Thursday, 23 November 2006

'Philanthropreneurs' - rethinking the microcredit "miracle".

Microcredit, Macro Problems
by Walden Bello

The awarding of the Nobel Peace Prize to Muhammad Yunus, regarded as thefather of microcredit, comes at a time when microcredit has becomesomething like a religion to many of the powerful, rich and famous.Hillary Clinton regularly speaks about going to Bangladesh, Yunus'shomeland, and being "inspired by the power of these loans to enable eventhe poorest of women to start businesses, lifting their families--andtheir communities--out of poverty."

Like the liberal Clinton, the neocon Paul Wolfowitz, now president ofthe World Bank, has also gotten religion, after a recent trip to theIndian state of Andhra Pradesh. With the fervor of the convert, he talksabout the "transforming power" of microfinance: "I thought maybe thiswas just one successful project in one village, but then I went to thenext village and it was the same story. That evening, I met with morethan a hundred women leaders from self-help groups, and I realized thisprogram was opening opportunities for poor women and their families inan entire state of 75 million people."

There is no doubt that Yunus, a Bangladeshi economist, came up with awinning idea that has transformed the lives of many millions of poorwomen, and perhaps for that alone, he deserves the Nobel Prize. ButYunus--at least the young Yunus, who did not have the support of globalinstitutions when he started out--did not see his Grameen Bank as apanacea. Others, like the World Bank and the United Nations, elevated itto that status (and, some say, convinced Yunus it was a panacea), andmicrocredit is now presented as a relatively painless approach todevelopment. Through its dynamics of collective responsibility forrepayment by a group of women borrowers, microcredit has indeed allowedmany poor women to roll back pervasive poverty. However, it is mainlythe moderately poor rather than the very poor who benefit, and not verymany can claim they have permanently left the instability of poverty.Likewise, not many would claim that the degree of self-sufficiency andthe ability to send children to school afforded by microcredit areindicators of their graduating to middle-class prosperity. As economicjournalist Gina Neff notes, "after 8 years of borrowing, 55% of Grameenhouseholds still aren't able to meet their basic nutritional needs--somany women are using their loans to buy food rather than invest inbusiness."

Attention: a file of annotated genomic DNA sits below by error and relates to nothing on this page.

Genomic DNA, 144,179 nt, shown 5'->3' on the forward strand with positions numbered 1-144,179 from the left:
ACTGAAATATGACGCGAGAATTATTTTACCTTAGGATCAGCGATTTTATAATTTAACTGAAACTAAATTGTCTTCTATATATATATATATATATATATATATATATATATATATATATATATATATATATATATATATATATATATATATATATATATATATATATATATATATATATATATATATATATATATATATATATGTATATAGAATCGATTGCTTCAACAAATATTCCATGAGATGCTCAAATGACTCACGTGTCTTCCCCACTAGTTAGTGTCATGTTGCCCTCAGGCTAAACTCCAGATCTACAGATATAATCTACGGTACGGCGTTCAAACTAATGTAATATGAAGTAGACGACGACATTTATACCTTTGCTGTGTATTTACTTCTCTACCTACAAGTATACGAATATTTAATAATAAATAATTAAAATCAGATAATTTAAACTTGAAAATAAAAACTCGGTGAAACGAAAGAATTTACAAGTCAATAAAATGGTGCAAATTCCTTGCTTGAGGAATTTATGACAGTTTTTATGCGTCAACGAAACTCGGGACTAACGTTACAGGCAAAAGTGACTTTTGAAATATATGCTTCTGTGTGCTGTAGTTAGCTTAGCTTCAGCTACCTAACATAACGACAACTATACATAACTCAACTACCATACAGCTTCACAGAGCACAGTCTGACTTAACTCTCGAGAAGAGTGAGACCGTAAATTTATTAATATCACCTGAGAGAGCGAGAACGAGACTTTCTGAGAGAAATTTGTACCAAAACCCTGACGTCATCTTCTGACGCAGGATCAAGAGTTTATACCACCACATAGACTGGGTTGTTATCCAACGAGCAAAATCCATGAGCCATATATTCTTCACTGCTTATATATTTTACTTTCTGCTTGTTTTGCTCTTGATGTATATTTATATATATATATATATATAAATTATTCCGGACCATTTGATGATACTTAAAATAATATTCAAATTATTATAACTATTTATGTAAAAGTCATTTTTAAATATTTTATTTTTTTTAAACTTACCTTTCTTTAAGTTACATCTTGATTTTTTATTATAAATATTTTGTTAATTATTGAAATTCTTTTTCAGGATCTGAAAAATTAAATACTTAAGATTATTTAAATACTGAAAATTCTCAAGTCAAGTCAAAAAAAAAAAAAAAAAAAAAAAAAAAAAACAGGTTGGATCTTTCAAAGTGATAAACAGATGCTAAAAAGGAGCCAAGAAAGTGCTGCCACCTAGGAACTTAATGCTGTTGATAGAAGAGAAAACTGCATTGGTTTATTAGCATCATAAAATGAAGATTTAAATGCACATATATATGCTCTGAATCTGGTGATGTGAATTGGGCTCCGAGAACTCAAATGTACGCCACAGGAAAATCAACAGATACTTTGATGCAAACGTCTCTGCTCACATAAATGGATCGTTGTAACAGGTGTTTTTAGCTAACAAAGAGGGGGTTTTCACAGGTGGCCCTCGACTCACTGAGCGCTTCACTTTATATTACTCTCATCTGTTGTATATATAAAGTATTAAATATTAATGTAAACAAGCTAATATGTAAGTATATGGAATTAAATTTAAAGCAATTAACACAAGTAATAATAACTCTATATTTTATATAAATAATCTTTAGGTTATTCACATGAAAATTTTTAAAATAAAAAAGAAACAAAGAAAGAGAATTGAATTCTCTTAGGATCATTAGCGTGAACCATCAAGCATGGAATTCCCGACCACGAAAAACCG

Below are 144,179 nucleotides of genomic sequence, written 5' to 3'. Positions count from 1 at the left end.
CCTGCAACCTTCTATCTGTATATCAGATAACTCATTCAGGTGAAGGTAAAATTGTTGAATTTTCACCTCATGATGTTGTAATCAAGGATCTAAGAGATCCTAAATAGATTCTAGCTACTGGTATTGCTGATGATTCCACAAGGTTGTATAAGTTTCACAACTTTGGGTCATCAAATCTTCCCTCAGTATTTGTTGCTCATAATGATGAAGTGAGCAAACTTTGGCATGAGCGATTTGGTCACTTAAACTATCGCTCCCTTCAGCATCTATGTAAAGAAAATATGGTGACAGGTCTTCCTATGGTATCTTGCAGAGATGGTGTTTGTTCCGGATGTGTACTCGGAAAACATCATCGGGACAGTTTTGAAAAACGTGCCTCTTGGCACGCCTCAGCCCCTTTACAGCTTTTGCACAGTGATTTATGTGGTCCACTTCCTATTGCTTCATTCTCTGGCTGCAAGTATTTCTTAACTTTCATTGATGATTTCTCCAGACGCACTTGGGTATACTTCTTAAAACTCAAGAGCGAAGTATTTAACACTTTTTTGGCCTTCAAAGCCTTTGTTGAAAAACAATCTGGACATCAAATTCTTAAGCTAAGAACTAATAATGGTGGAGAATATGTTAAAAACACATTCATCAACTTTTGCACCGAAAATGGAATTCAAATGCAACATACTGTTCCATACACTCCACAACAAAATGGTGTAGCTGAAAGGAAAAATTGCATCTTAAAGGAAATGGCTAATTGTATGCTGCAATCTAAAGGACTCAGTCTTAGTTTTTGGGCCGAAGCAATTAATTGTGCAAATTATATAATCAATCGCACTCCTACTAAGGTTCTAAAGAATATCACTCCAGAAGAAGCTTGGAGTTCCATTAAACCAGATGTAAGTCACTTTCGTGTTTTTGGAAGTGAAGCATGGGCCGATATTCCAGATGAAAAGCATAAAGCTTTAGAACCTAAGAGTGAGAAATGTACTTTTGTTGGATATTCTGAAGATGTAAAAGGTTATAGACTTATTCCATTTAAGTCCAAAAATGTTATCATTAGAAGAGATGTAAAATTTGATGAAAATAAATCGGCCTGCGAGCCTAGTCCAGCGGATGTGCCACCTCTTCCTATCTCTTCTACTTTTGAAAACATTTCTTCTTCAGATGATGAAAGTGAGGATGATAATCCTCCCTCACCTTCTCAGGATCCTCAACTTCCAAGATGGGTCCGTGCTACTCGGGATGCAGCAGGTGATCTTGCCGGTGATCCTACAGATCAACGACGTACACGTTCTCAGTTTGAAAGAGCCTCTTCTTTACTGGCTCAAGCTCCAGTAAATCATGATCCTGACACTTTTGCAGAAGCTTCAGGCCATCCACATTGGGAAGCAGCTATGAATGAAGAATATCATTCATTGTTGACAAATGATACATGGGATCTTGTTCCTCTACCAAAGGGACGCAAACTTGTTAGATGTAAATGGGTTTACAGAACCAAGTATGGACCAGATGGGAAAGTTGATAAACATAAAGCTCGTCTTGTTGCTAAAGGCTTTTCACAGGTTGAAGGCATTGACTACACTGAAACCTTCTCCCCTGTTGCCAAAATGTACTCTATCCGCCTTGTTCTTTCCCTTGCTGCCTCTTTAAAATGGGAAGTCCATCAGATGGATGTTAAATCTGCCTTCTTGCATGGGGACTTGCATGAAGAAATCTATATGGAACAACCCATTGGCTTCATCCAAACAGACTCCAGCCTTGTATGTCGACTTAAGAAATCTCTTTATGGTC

Indeed, one of those who have thoroughly studied the phenomenon, ThomasDichter, says that the idea that microfinance allows its recipients tograduate from poverty to entrepreneurship is inflated. He sketches outthe dynamics of microcredit: "It emerges that the clients with the mostexperience got started using their own resources, and though they havenot progressed very far--they cannot because the market is just toolimited--they have enough turnover to keep buying and selling, andprobably would have with or without the microcredit. For them the loansare often diverted to consumption since they can use the relativelylarge lump sum of the loan, a luxury they do not come by in their dailyturnover." He concludes: "Definitely, microcredit has not done what themajority of microcredit enthusiasts claim it can do--function as capitalaimed at increasing the returns to a business activity."